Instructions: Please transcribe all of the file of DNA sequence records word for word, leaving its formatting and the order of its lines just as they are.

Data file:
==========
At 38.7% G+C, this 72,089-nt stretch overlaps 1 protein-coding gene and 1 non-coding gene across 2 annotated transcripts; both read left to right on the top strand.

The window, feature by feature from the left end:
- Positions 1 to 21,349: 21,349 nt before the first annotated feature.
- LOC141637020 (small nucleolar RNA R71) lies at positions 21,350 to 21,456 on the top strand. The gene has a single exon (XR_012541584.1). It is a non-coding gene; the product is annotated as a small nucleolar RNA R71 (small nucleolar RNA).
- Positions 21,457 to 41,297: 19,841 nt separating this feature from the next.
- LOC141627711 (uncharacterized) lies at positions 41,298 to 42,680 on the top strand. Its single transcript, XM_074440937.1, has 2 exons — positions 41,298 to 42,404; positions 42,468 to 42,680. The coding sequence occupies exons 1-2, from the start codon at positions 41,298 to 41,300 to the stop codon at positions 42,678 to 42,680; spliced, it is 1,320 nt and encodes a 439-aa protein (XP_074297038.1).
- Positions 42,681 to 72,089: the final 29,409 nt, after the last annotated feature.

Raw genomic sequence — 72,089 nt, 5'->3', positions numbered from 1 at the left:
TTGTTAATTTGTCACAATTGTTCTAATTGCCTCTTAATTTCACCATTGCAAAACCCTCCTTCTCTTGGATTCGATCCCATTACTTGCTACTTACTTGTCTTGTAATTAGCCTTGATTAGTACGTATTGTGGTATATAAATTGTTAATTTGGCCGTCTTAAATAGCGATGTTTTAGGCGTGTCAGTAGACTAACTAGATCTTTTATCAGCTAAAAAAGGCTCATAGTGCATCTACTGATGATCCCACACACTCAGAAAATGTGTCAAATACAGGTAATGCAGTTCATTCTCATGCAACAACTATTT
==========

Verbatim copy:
At 38.7% G+C, this 72,089-nt stretch overlaps 1 protein-coding gene and 1 non-coding gene across 2 annotated transcripts; both read left to right on the top strand.

The window, feature by feature from the left end:
- Positions 1 to 21,349: 21,349 nt before the first annotated feature.
- LOC141637020 (small nucleolar RNA R71) lies at positions 21,350 to 21,456 on the top strand. The gene has a single exon (XR_012541584.1). It is a non-coding gene; the product is annotated as a small nucleolar RNA R71 (small nucleolar RNA).
- Positions 21,457 to 41,297: 19,841 nt separating this feature from the next.
- LOC141627711 (uncharacterized) lies at positions 41,298 to 42,680 on the top strand. Its single transcript, XM_074440937.1, has 2 exons — positions 41,298 to 42,404; positions 42,468 to 42,680. The coding sequence occupies exons 1-2, from the start codon at positions 41,298 to 41,300 to the stop codon at positions 42,678 to 42,680; spliced, it is 1,320 nt and encodes a 439-aa protein (XP_074297038.1).
- Positions 42,681 to 72,089: the final 29,409 nt, after the last annotated feature.

Raw genomic sequence — 72,089 nt, 5'->3', positions numbered from 1 at the left:
TTGTTAATTTGTCACAATTGTTCTAATTGCCTCTTAATTTCACCATTGCAAAACCCTCCTTCTCTTGGATTCGATCCCATTACTTGCTACTTACTTGTCTTGTAATTAGCCTTGATTAGTACGTATTGTGGTATATAAATTGTTAATTTGGCCGTCTTAAATAGCGATGTTTTAGGCGTGTCAGTAGACTAACTAGATCTTTTATCAGCTAAAAAAGGCTCATAGTGCATCTACTGATGATCCCACACACTCAGAAAATGTGTCAAATACAGGTAATGCAGTTCATTCTCATGCAACAACTATTT